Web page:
“A Midsummer Night’s Dream” is the story of a love quadrangle gone awry. Hermia loves Lysander, but her father wants her marry Demetrius. Helena, Hermia’s best friend, is in love with Demetrius but he can’t stand Helena. Hermia and Lysander decide to escape to the forest (read green world) so they can be together. Helena is made aware of the plans but is angry with Hermia so she tells Demetrius in order to gain favor with him. Demetrius storms off after the lovers with Helena in two trying to woo him. They all run into the faerie world and suddenly things get even weirder.
The faerie queen is mad at the faerie king so he decides to use a potion to make the queen fall in love with him. Along the way he over hears the complex love quadrangle and decides he needs to fix it. He has Puck, his servant/sidekick/groupie give some of the potion to the lovers. Puck messes it all up resulting in the queen falling in love with a donkey, Lysander and Demetrius falling in love with Helena and Hermia being shamed now that she’s the one without a suitor. Still with me?
I read this play because I was going to see it performed. I’m not as widely read in Shakespeare so this was my first time through. Seeing it performed highlighted some of the issues I had with the text, especially in light of the #MeToo movement. There’s a lot of toxic masculinity in this play that doesn’t get called out. Oberon, the faerie king, has been messing around with other faeries which results in Titania, faerie queen, being mad at him. Instead of apologizing, making things right, and changing his behavior, his go-to is to magically change Titania’s mind so that she HAS to love him again. This is the same decision he makes for the lovers. It felt like a metaphor for date rape. None of the women are given a choice of who they want to love and a lot of the men coerce them into being with the men of the play.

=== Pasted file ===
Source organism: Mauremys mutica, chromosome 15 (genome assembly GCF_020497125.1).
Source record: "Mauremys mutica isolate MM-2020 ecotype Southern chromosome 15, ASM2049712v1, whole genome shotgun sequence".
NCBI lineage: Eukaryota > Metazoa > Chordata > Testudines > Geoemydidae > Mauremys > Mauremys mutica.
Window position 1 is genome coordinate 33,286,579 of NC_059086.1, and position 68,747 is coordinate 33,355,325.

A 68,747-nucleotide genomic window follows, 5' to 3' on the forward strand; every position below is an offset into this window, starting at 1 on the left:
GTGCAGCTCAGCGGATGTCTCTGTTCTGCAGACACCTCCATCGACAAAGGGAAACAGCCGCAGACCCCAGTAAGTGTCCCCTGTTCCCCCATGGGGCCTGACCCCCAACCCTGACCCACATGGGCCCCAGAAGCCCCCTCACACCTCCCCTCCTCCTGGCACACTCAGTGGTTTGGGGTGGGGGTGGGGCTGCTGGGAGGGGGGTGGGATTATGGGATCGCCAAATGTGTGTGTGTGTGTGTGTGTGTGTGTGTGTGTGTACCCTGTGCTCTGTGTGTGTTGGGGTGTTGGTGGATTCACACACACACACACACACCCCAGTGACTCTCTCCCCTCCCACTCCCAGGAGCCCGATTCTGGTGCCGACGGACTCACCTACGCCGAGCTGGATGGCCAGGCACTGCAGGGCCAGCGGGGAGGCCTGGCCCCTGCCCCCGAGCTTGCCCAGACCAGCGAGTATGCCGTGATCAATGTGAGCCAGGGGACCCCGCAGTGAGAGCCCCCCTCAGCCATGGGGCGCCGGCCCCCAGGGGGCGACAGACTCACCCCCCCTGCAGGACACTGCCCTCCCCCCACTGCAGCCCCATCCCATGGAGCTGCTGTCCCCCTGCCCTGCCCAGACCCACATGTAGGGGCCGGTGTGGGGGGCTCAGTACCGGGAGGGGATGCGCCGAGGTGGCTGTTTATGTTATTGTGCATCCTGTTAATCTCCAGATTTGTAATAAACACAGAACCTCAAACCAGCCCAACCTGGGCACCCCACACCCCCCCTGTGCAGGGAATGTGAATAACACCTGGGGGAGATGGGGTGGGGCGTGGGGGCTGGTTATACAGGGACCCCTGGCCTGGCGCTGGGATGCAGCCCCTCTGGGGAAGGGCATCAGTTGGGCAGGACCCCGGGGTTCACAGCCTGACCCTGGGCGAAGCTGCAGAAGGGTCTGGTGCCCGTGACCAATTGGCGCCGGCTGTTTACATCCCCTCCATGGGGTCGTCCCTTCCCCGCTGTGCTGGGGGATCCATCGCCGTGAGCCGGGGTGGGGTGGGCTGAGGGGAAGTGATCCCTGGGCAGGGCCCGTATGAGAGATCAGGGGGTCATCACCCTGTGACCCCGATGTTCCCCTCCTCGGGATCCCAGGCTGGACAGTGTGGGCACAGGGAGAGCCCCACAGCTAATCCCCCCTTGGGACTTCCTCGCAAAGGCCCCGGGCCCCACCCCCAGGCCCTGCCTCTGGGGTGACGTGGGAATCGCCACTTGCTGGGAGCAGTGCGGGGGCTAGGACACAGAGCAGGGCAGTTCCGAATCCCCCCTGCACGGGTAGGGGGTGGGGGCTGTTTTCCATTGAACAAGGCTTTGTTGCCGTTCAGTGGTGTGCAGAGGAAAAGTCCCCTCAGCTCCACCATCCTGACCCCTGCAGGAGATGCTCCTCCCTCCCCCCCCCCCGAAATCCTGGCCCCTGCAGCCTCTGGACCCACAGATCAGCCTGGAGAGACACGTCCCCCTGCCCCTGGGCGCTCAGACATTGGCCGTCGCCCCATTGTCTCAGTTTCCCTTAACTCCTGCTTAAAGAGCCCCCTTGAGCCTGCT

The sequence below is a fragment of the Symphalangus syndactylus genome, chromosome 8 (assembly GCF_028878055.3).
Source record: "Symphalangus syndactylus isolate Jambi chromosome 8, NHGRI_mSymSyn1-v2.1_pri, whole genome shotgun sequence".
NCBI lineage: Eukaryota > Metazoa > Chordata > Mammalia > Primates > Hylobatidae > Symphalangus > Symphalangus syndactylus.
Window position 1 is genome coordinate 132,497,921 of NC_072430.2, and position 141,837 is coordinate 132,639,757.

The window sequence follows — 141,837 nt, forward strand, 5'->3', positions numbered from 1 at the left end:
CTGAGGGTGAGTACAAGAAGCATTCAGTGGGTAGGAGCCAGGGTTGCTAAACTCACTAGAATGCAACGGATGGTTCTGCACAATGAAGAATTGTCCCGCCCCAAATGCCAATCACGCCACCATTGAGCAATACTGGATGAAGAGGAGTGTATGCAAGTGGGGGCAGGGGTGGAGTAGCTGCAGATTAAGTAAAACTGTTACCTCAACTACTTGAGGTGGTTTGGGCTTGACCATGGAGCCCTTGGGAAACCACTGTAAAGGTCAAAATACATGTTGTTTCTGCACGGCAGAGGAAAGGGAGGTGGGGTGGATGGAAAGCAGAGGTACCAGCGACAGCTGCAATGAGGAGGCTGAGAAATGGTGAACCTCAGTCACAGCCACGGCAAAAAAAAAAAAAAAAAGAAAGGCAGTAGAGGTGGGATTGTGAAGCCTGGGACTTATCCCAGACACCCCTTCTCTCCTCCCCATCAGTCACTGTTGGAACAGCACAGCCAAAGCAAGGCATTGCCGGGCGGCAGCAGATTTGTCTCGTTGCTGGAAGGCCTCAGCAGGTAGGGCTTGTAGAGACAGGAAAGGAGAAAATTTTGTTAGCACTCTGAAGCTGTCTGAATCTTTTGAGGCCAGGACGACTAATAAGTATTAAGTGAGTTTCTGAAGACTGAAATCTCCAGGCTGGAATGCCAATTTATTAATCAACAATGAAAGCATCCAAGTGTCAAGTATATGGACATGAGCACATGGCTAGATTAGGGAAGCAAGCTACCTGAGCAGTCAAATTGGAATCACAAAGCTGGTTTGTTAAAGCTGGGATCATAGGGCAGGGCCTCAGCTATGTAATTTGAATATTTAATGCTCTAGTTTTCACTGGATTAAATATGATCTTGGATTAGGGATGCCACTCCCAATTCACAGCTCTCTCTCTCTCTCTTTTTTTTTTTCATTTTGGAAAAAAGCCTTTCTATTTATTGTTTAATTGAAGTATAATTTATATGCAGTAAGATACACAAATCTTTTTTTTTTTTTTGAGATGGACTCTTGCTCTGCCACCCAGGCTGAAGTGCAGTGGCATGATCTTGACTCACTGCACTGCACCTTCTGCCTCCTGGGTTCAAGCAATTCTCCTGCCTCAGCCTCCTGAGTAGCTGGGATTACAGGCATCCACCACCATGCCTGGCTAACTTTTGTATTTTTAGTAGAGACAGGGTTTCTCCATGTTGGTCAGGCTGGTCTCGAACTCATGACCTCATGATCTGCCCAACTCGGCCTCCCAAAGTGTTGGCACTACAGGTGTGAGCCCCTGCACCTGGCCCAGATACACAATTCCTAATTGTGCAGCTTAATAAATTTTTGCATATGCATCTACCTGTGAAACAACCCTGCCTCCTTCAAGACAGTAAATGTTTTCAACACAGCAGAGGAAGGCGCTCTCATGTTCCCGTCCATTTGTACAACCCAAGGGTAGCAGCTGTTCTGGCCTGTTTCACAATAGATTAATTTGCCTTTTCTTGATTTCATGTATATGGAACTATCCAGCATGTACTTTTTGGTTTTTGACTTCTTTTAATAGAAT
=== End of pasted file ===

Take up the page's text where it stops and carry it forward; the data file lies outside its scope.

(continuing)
On top of all that, Oberon gets to be the hero in the end by setting things right and reversing all of the spells he’s cast. Titania falls in love with him again for “benevolent” undoing the mess he created. Except for one detail. Demetrius is given the potion so that he’ll fall in love with Helena. Helena doens’t complain so they end up together as the only couple who’s not sincerely in love with each other. So now the toxicity of Oberon’s masculinity is now even coercing other men to fall in love with women and forcing women to buy into his toxicity in order to find happiness.
Yes, there were a few humorous moments almost exclusively with the players preparing their play for the king. The script and the performance carried this off extremely well which saved the experience from being one I detested. This play still doesn’t sit well with me so I don’t see myself reading it again unless it’s in a context of dissecting and analyzing the pieces that haven’t translated to our current times.